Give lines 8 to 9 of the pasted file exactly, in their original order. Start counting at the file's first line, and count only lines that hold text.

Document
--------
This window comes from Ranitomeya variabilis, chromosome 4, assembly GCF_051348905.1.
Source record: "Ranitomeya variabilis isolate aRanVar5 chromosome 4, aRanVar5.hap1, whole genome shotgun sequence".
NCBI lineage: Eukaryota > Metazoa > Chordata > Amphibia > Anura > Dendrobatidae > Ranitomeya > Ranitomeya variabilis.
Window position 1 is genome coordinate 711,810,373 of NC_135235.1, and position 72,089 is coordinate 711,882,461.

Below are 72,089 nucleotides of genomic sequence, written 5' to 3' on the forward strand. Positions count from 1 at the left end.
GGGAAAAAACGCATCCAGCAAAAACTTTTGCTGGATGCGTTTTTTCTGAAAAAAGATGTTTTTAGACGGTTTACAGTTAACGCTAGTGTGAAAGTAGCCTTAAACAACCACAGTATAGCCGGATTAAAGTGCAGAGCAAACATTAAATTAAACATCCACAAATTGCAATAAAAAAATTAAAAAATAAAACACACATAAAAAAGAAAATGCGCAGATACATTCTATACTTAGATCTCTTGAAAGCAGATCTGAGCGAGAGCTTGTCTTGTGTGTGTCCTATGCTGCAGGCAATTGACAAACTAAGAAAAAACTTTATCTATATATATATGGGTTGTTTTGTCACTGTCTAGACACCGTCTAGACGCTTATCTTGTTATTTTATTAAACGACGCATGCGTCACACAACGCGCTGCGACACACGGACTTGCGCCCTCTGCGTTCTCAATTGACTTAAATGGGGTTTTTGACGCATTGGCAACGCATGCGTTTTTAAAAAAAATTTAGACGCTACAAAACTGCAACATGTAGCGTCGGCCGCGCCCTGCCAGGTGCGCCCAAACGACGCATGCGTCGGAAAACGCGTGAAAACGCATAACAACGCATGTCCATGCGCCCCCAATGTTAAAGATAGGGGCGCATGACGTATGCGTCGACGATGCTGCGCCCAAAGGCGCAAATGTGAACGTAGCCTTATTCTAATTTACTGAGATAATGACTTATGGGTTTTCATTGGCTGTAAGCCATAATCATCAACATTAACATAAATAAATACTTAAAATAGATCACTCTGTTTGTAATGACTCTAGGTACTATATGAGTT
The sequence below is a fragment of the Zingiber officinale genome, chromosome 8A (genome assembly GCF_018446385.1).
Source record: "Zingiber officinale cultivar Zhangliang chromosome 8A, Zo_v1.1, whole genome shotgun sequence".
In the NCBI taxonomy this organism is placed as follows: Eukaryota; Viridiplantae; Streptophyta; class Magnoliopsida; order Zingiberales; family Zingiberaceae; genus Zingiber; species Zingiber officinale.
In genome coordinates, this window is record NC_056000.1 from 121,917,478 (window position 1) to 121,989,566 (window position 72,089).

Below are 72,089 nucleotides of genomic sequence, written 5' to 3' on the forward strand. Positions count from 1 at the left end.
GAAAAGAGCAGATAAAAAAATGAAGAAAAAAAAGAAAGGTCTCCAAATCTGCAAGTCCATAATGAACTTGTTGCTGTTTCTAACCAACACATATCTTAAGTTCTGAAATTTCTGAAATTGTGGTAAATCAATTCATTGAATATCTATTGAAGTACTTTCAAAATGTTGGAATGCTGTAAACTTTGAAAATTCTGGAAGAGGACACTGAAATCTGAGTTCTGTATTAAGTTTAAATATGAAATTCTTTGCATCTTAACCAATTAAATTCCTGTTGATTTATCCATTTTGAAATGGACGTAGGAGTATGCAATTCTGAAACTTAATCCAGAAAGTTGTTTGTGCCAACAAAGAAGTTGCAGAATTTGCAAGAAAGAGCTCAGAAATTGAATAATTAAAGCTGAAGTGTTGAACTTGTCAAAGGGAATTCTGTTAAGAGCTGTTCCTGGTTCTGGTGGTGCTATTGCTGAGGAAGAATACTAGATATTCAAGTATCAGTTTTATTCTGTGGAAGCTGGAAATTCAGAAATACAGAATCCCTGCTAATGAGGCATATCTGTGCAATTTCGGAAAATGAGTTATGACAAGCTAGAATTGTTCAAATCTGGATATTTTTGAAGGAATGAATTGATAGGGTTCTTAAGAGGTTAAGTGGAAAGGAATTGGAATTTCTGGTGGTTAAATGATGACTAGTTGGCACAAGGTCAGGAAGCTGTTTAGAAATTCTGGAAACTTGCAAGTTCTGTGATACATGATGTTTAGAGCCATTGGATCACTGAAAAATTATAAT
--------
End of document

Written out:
Source record: "Zingiber officinale cultivar Zhangliang chromosome 8A, Zo_v1.1, whole genome shotgun sequence".
In the NCBI taxonomy this organism is placed as follows: Eukaryota; Viridiplantae; Streptophyta; class Magnoliopsida; order Zingiberales; family Zingiberaceae; genus Zingiber; species Zingiber officinale.